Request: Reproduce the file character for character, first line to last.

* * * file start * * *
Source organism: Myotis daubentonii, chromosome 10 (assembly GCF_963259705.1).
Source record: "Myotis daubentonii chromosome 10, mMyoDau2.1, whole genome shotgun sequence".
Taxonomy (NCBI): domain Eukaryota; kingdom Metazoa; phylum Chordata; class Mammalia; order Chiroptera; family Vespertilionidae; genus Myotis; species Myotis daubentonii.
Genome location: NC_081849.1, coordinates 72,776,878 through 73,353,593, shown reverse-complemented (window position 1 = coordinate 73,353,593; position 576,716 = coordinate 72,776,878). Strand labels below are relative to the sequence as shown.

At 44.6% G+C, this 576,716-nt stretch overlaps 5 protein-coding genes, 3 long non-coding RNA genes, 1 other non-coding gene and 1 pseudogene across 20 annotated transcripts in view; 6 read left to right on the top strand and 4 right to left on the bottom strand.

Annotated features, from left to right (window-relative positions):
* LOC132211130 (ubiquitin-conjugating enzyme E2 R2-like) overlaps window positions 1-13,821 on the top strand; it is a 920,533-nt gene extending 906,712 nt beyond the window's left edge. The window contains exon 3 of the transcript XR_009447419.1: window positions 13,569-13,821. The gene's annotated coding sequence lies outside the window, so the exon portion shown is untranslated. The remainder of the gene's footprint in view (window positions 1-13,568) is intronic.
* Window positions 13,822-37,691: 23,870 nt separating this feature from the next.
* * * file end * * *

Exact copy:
Source organism: Myotis daubentonii, chromosome 10 (assembly GCF_963259705.1).
Source record: "Myotis daubentonii chromosome 10, mMyoDau2.1, whole genome shotgun sequence".
Taxonomy (NCBI): domain Eukaryota; kingdom Metazoa; phylum Chordata; class Mammalia; order Chiroptera; family Vespertilionidae; genus Myotis; species Myotis daubentonii.
Genome location: NC_081849.1, coordinates 72,776,878 through 73,353,593, shown reverse-complemented (window position 1 = coordinate 73,353,593; position 576,716 = coordinate 72,776,878). Strand labels below are relative to the sequence as shown.

At 44.6% G+C, this 576,716-nt stretch overlaps 5 protein-coding genes, 3 long non-coding RNA genes, 1 other non-coding gene and 1 pseudogene across 20 annotated transcripts in view; 6 read left to right on the top strand and 4 right to left on the bottom strand.

Annotated features, from left to right (window-relative positions):
* LOC132211130 (ubiquitin-conjugating enzyme E2 R2-like) overlaps window positions 1-13,821 on the top strand; it is a 920,533-nt gene extending 906,712 nt beyond the window's left edge. The window contains exon 3 of the transcript XR_009447419.1: window positions 13,569-13,821. The gene's annotated coding sequence lies outside the window, so the exon portion shown is untranslated. The remainder of the gene's footprint in view (window positions 1-13,568) is intronic.
* Window positions 13,822-37,691: 23,870 nt separating this feature from the next.